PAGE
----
Gyms, bowling alleys, barbershops, and tattoo parlors will be allowed to open in Georgia on Friday, Governor Brian Kemp announced this week. Many won’t.
With more than 20,000 confirmed cases and 818 deaths due to the coronavirus in Georgia, Kemp is pitching the reopening of nonessential businesses as an unshackling of the private sector that will jump-start the economy and put money back in workers’ pockets. Some owners are eager to take him up on the offer, but others aren’t quite ready to be unshackled in a state where the case count keeps rising and local leaders are still having trouble obtaining tests. Georgia does not meet the White House’s benchmarks for reopening businesses, and reopening them risks a second wave of infections.
Here’s why nine Georgia business owners are declining to take Kemp up on his offer to reopen their doors:
“It’s putting economics before lives. [Mr. Kemp’s] putting it out there like he’s doing us a favor, but I’d rather be alive than run my business right now.” —Diane Fall, owner, Maxim Barbers
“We are not going to be a vector of death and suffering.” —Mark Lebos, owner, Strong Gym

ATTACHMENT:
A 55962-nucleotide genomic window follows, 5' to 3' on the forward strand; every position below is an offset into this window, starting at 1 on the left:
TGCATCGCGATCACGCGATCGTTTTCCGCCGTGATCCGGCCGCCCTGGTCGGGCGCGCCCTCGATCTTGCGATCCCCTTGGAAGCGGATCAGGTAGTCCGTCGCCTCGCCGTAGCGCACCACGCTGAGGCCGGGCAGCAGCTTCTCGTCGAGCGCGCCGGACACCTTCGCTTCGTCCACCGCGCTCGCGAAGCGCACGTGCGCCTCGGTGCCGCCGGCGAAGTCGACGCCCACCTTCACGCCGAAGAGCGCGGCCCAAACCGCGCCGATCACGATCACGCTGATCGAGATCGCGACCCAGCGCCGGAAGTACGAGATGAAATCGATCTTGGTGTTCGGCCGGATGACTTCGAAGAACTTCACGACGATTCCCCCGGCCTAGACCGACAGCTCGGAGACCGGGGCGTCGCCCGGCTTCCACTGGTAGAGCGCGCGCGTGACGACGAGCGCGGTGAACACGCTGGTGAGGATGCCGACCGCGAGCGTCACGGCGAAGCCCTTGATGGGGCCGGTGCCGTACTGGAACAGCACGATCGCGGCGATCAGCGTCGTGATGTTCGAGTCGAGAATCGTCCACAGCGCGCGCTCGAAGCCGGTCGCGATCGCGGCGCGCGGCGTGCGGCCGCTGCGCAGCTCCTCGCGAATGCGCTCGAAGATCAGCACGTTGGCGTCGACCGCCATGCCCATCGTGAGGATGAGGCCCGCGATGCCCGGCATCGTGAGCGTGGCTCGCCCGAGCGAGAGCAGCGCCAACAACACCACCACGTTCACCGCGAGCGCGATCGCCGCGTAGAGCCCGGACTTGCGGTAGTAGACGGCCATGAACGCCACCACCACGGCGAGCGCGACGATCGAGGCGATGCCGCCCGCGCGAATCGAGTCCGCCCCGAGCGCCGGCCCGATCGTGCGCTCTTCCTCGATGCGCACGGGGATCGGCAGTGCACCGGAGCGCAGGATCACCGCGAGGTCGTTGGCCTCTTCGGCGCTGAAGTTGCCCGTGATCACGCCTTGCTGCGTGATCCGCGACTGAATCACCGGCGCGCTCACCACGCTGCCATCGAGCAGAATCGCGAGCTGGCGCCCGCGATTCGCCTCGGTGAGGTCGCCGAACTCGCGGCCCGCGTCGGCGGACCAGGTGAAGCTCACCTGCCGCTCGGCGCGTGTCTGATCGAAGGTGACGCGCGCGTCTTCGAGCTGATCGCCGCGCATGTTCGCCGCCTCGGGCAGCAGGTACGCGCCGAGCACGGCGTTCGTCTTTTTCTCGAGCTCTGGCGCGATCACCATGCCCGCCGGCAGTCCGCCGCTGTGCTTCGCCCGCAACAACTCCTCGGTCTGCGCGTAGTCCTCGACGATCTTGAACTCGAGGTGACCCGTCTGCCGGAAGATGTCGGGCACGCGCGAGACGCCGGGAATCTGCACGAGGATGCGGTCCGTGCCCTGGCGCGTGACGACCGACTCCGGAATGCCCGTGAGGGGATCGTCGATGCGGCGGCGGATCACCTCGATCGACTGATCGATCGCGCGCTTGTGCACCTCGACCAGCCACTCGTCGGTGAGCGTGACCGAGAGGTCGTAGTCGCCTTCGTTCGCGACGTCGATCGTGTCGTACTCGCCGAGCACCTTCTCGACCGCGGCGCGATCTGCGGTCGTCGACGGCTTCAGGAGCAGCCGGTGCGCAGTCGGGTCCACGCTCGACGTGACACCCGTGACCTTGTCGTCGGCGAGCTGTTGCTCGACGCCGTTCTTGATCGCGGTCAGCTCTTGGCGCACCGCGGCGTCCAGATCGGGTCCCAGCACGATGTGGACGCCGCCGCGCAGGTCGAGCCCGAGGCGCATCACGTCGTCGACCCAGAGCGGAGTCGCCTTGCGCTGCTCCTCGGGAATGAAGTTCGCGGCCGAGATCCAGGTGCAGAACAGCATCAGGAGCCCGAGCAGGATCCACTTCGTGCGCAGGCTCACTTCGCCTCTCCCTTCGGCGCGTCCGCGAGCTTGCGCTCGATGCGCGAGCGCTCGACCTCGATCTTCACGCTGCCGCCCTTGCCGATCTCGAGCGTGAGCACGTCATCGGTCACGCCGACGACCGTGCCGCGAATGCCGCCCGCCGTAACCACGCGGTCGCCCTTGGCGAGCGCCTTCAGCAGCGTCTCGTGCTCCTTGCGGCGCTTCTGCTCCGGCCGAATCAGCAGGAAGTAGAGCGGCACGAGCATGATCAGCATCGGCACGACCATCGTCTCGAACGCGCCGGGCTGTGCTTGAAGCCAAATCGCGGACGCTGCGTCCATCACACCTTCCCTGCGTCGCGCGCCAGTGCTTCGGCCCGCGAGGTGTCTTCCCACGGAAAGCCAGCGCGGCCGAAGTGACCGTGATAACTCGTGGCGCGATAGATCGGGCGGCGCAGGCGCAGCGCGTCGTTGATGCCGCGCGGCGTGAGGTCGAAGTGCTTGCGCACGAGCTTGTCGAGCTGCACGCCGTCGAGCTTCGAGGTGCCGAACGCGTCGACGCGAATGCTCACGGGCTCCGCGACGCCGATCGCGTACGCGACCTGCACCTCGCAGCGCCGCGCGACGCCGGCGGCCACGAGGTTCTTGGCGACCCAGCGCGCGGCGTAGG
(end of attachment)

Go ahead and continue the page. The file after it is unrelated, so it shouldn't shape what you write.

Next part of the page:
“The fact that he said it’s okay to open doesn’t mean that the virus transmission is different or that less people will die. I didn’t rely on his guidance to close. I sure as hell won’t be relying on him to tell me when to reopen.” —Tara Villalvazo, owner, Mystic Owl Tattoo
“Georgia is like a guinea pig … Nobody wants the economy to reopen more quickly than I do, but not at the cost of deaths of more people.” —Christian Favalli, owner, La Grotta restaurant
“Whoever opens up in the spa industry is crazy, you are asking for it! And who is going to come back and work? It’s not worth the risk.” —Will Ho, owner, Treat Your Feet spa
“We don’t think [opening to in-person dining is] wise. If there’s not a vaccine, and there are not enough tests, anybody who comes in the restaurant may have the COVID-19 virus. There are too many instances you can’t control.” —Bill Mabry, owner, Mr. Everything Cafe
“The pandemic is killing me and my business, but I’d rather be safe than sorry. I understand why Kemp is doing it. He wants the economy to get better. But I don’t want to put my girls in jeopardy.” —Peiru Kim, owner, Sugarcoat nail salon
“Every shop is worried. Most of them are not trying to open. They’re still concerned. They’re trying to wait at least another month.” —David Gonzalez, co-owner, Atlanta Tattoo League
“I believe it is too soon. If people actually start going out, the numbers will spike and it will be as catastrophic here as it was in New York.” —Sherrie Smith, owner, Imperial Hair Salon